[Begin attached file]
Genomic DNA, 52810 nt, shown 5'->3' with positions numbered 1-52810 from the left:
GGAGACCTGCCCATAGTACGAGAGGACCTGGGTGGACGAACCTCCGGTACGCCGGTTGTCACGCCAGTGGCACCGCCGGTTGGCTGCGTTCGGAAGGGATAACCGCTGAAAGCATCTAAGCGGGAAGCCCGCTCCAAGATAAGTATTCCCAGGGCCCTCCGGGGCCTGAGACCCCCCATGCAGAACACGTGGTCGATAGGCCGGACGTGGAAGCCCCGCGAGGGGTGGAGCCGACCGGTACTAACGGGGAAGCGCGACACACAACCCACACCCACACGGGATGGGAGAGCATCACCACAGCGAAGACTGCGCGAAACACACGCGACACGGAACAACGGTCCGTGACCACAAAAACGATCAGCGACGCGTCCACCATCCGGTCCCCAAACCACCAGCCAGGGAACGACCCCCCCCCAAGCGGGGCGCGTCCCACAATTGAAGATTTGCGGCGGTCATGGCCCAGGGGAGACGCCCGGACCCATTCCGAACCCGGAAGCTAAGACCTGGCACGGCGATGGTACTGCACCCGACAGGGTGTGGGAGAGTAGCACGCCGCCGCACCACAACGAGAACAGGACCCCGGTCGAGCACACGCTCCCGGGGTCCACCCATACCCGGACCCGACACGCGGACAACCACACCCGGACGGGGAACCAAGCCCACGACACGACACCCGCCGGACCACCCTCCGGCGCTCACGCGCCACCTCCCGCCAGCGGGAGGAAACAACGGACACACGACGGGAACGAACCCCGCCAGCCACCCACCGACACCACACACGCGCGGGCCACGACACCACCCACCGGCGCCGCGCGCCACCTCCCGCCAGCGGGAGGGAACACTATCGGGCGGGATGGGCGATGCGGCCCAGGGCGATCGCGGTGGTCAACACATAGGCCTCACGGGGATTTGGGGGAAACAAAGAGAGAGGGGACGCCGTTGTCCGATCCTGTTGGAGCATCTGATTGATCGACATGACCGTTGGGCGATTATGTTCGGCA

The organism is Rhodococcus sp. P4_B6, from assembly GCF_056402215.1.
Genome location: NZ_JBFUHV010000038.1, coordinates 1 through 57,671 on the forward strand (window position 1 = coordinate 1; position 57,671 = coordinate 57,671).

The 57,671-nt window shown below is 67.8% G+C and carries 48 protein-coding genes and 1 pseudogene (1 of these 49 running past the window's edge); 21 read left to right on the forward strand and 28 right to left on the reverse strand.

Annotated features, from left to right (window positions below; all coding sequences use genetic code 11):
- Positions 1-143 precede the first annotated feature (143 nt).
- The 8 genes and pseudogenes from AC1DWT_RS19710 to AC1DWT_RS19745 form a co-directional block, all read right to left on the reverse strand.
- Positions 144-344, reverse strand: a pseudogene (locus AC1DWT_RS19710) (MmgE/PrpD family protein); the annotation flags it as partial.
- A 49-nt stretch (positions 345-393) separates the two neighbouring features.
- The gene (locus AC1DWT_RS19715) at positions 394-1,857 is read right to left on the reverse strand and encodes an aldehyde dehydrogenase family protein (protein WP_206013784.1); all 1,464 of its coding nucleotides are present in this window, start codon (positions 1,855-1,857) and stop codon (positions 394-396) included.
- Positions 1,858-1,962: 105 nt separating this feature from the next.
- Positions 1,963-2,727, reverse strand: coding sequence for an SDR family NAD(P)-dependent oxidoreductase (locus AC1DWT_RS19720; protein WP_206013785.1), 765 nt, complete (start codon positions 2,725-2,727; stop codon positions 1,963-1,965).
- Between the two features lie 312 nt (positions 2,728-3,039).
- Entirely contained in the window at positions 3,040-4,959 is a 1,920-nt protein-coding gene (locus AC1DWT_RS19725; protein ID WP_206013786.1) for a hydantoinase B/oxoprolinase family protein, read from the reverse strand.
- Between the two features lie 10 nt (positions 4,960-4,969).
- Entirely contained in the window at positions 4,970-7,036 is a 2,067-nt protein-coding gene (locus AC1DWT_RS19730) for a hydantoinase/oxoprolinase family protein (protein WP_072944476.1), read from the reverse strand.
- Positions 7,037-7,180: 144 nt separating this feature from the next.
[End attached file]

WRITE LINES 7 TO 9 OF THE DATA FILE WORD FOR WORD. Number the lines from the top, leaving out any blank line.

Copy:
- Positions 1-143 precede the first annotated feature (143 nt).
- The 8 genes and pseudogenes from AC1DWT_RS19710 to AC1DWT_RS19745 form a co-directional block, all read right to left on the reverse strand.
- Positions 144-344, reverse strand: a pseudogene (locus AC1DWT_RS19710) (MmgE/PrpD family protein); the annotation flags it as partial.